Time’s Fun When You’re Having Flies





Time’s fun when you’re having flies.
~Kermit the Frog




Time flies like the wind; fruit flies like a banana.
~attributed to Groucho Marx









It’s not easy being green unless you also have a dorsal brown stripe and live in a box of ripe Asian pears on the front porch that has become a metropolis of Drosophila (fruit flies).  Then you are in frog heaven with breakfast, lunch and dinner within reach of your tongue any time.

And the Drosophila happily move in to the kitchen any time some pears are brought in.  The apple cider vinegar killing fields I’ve set up on the kitchen counter are capturing dozens daily, but their robust reproducing (which I carefully studied in undergraduate biology lab) outstrips the effectiveness of my coffee filter funnel death trap lures.

Fruit fly season too shall pass.  Time flies and time’s fun when you’re having frogs.






Ease Into the Conversation




My bird, my darling,
Calling through the cold of afternoon—
Those round, bright notes,
Each one so perfect
Shaken from the other and yet
Hanging together in flashing clusters!
The small soft flowers and the ripe fruit
All are gathered.
It is the season now of nuts and berries
And round, bright, flashing drops
In the frozen grass.
~Katherine Mansfield “Winter Bird”








Your great mistake is to act the drama
as if you were alone…

Put down the weight of your aloneness and ease into
the conversation. The kettle is singing
even as it pours you a drink, the cooking pots
have left their arrogant aloofness and
seen the good in you at last. All the birds
and creatures of the world are unutterably
themselves. Everything is waiting for you.
~David Whyte from “Everything is Waiting for You”







This time of year we sit in silence, waiting for the conversation to resume.

There are hunters firing in the woods and the wetlands around our farm, most likely aiming for the few ducks that have stayed in the marshes through the winter, or possibly a Canadian goose or a deer to bring home for the freezer.  The typical day-long serenade of birdsong is now replaced by shotguns popping, hawks and eagle’s mating chitters from the treetops, with the bluejays arguing over the last of the filbert nuts.

The song birds have ceased their usual constant conversation.  They swoop in and out to the feeders, intent on survival, less worried about mating rituals and territorial establishment.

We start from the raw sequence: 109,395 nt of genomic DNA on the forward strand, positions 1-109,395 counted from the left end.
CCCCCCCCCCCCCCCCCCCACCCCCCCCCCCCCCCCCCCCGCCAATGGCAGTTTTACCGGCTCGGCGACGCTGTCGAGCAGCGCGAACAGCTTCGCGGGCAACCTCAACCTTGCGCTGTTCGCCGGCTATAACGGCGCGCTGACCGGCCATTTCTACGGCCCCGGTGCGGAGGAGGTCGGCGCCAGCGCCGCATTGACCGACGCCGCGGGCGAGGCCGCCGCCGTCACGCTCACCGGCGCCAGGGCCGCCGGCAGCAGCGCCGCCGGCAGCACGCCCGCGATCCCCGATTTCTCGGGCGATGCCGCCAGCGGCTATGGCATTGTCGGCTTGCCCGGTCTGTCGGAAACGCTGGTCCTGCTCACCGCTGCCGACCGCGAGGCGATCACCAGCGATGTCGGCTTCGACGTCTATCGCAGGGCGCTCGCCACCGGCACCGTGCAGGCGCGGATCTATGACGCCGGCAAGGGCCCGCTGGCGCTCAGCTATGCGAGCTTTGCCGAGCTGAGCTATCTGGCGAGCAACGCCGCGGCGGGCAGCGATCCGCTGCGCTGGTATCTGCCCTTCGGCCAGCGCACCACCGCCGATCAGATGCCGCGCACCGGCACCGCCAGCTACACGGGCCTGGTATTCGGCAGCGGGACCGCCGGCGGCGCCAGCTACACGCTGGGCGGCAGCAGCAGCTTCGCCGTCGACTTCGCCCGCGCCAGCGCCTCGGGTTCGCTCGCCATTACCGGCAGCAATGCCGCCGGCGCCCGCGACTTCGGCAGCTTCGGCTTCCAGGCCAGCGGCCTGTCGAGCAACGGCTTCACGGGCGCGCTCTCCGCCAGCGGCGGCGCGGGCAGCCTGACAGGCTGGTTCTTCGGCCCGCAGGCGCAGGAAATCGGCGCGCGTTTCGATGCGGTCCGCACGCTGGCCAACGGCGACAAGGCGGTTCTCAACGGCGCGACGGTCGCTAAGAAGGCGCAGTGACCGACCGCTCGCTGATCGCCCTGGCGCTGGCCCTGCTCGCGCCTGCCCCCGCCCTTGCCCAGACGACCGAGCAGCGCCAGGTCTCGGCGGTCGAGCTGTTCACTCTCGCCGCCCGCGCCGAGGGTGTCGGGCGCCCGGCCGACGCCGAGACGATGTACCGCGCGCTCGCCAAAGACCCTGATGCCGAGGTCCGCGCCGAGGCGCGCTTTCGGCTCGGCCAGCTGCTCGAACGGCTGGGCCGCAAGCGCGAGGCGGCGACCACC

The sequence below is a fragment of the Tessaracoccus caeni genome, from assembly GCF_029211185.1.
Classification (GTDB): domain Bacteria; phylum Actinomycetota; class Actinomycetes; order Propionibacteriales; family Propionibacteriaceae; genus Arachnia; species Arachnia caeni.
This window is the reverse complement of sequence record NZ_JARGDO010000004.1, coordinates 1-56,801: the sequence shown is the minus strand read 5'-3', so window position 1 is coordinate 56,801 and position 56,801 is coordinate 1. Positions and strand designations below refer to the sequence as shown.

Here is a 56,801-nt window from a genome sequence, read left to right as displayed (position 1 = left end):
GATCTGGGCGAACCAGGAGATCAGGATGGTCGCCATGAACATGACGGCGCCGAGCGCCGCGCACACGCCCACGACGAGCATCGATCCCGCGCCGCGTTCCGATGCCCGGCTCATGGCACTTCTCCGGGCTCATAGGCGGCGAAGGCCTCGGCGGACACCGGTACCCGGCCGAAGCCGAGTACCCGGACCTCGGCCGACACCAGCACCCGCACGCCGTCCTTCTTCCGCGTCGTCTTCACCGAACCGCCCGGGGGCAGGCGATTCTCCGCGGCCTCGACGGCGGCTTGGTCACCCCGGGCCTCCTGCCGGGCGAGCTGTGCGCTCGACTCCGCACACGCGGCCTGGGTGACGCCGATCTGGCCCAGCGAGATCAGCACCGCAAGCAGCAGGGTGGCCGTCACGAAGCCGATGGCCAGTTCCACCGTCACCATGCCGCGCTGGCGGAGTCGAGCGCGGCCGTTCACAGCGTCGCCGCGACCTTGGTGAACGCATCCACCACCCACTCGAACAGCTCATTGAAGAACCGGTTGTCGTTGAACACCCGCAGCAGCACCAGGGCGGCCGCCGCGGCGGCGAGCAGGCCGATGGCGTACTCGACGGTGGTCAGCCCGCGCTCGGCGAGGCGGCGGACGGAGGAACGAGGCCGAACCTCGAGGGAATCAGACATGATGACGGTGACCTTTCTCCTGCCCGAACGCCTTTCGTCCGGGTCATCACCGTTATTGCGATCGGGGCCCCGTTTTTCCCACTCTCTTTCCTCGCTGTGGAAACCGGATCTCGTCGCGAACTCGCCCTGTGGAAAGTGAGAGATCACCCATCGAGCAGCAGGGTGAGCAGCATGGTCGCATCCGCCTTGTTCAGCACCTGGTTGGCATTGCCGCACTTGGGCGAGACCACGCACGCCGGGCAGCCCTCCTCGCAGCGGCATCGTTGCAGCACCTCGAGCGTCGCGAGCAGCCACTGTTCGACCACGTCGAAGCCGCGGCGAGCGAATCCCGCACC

On the clear cold evenings, when coyotes aren’t howling in the moonlight, owls hoot to each other across the fields from one patch of woods to another, their gentle resonant dialogue echoing back and forth.

But no birdsong arias;  I’m left bereft of their blending musical tapestry that wakes me at 4 AM in the spring and summer. And the rising and falling of the annual evening peeper orchestra tuning up in the swamps is still two months away.

It is much too quiet now, this time of winter bereavement, this feeling of being alone in a cold and hostile world. The chilly silence of the darkened days, interrupted by gunshot percussion, feels like a baton raised in anticipation after rapping the podium to bring us all to attention. I wait and listen for the downbeat — the return of birds and frogs tuning their throats, preparing their symphony to ease themselves back into the conversation, to express joy and wonder and exuberance at the return of spring.

I want to stick around for the whole concert, hoping always for an encore.






March’s Cacophonous Marsh

photo by Kate Steensma
photo by Kate Steensma

Poets who know no better rhapsodize about the peace of nature, but a well-populated marsh is a cacophony.~Bern Keating

To open the month of March, a warm southerly wind swept in overnight with heavy rain drenching fields and lowlands.   The evening sounds were nothing more than constant dripping and trickling as downspouts unloaded and the hillsides drained.

Tonight, the peepers have awakened, brought out of the mire by tepid temperatures and vernal stirrings.  Their twilight symphony of love and territory has begun, soft and surging,  welcome and reassuring.

There’s a spring a-comin’, the peepers proclaim.  No one can prefer the silence of the countryside when such a song can be heard right out the back door.  Nothing can be sweeter.

Bereft of Birdsong


Silence and darkness grow apace, broken only by the crack of a hunter’s gun in the woods.  Songbirds abandon us so gradually that, until the day when we hear no birdsong at all but the scolding of the jay, we haven’t fully realized that we are bereft — as after a death.  Even the sun has gone off somewhere… Now we all come in, having put the garden to bed, and we wait for winter to pull a chilly sheet over its head.